• Canadian nice. Also at the Fortune Global Forum, Foreign Minister Chrystia Freeland reiterated Canada’s commitment to speaking out on human rights in the wake of the disappearance of Saudi journalist Jamal Khashoggi. (Canada criticized Saudi Arabia earlier this year for jailing women’s rights activists, sparking a bilateral tussle.) Freeland said Canada will take such stands in a very Canadian way: politely, from a position of humility, and recognizing that the nation is far from perfect itself. “We will continue to do that, and we make no apology for doing that,” she said. Fortune
• Unacceptable odds. For every five female founders who pass through Y Combinator, one has been sexually harassed by an investor, according to a survey by the Silicon Valley-based accelerator. Nineteen of 88 female founders surveyed said angel investors or venture capitalists had behaved inappropriately. Fortune
• Bye, Bono. Over the weekend, the new interim CEO of USA Gymnastics Mary Bono faced criticism—including from Nike athlete Simone Biles—for her anti-Nike tweets regarding the company’s Colin Kaepernick campaign. Then earlier this week, Biles’s teammate Aly Raisman blasted Bono, a former Republican congresswoman, for her ties to a law firm that Raisman says helped “cover up” abuse by gymnastics doctor Larry Nassar. The snowballing controversy came to a head yesterday, when Bono resigned—on just her fifth day on the job. Fortune
• Sticks and stones? While celebrating the court ruling that tossed Stormy Daniels’s defamation suit against him, President Donald Trump yesterday mocked the actress by calling her “Horseface.” Whatever you may believe about Daniels and her claims, I hope we can all agree that the president of the United States should not be using that term to describe a woman (or really anyone, of any gender). NPR
MOVERS AND SHAKERS: Sacha Romanovitch will soon step down as chief executive of Grant Thornton, leaving the U.K.’s top accounting firms without any women at the helm. NPR has named Nancy Barnes SVP of news and editorial director. Barnes is currently executive editor for Hearst Texas Newspapers and executive editor of the Houston Chronicle.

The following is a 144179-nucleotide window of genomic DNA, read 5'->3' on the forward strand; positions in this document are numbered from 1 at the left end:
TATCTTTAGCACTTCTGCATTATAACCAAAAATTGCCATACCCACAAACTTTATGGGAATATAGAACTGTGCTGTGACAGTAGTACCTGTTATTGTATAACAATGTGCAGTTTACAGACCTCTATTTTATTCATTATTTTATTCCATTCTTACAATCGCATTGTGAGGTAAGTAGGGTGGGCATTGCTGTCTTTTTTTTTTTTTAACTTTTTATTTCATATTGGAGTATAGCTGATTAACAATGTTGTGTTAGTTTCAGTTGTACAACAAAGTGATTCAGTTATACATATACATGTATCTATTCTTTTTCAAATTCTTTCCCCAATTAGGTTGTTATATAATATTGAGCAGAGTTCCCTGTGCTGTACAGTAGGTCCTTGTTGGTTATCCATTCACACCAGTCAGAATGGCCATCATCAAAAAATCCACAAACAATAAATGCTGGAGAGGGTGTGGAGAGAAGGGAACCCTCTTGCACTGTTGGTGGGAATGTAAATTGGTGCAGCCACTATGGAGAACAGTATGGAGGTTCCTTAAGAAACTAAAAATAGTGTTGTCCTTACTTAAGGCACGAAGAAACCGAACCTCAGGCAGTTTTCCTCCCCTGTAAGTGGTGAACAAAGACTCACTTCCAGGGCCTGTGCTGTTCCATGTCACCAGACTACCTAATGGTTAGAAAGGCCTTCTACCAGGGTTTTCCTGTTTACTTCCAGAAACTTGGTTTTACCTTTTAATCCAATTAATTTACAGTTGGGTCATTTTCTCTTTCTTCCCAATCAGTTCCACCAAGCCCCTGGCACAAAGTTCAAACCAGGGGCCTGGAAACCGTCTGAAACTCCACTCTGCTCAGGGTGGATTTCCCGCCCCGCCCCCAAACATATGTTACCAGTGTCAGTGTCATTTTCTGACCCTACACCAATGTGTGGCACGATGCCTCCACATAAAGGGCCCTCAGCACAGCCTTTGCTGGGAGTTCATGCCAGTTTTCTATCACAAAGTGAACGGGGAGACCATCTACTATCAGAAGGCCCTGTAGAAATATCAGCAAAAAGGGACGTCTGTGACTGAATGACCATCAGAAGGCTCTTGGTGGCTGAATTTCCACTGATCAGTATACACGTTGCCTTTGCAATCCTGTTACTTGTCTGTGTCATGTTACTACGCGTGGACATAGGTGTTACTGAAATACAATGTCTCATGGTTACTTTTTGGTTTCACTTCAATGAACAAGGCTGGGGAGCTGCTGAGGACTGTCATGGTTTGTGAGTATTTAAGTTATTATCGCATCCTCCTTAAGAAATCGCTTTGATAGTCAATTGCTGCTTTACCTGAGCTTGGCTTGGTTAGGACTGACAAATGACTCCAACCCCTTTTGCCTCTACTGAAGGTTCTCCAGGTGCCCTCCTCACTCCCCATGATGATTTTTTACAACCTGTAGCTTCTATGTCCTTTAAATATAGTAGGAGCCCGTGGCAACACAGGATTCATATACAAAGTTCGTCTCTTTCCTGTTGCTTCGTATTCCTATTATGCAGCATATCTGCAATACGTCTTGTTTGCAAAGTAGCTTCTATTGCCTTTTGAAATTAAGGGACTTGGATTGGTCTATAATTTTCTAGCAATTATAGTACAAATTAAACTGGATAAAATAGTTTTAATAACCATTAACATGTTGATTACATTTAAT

IN CASE YOU MISSED IT
• Spotted Pig’s other half. Chef April Bloomfield—of the Spotted Pig, the Breslin, and other celebrated eateries—has finally spoken out about the horrific sexual harassment accusations against her former business partner, restaurateur Ken Friedman, as well as the claims that she was complicit in his abuse. “I felt like I was in a position where he held all the cards. He had so much control, and he was so dominant and powerful, that I didn’t feel like if I stepped away that I would survive,” she said. New York Times
• Groomed for success. Inexpensive subscription grooming startups like Dollar Shave Club started with men but are slowly getting into the women’s market. The five-year-old startup Harry’s is now launching Flamingo, a brand led by Allie Melnick and Brittania Boey, which will offer shaving and grooming products specifically designed for women. Fortune
• Tired out. Millennial women need their own way to buy … tires? Goodyear has a new showroom called Roll that looks like a “trendy hair salon.” Apparently 79% of millennial women surveyed by the company said they would visit the next time they need tires. Business Insider
ON MY RADAR
Here’s what the stark gender disparity among top orchestra musicians looks like Quartz
What it took to write about baseball as a woman The New Yorker
How a change in U.S. abortion policy reverberated around the globe Washington Post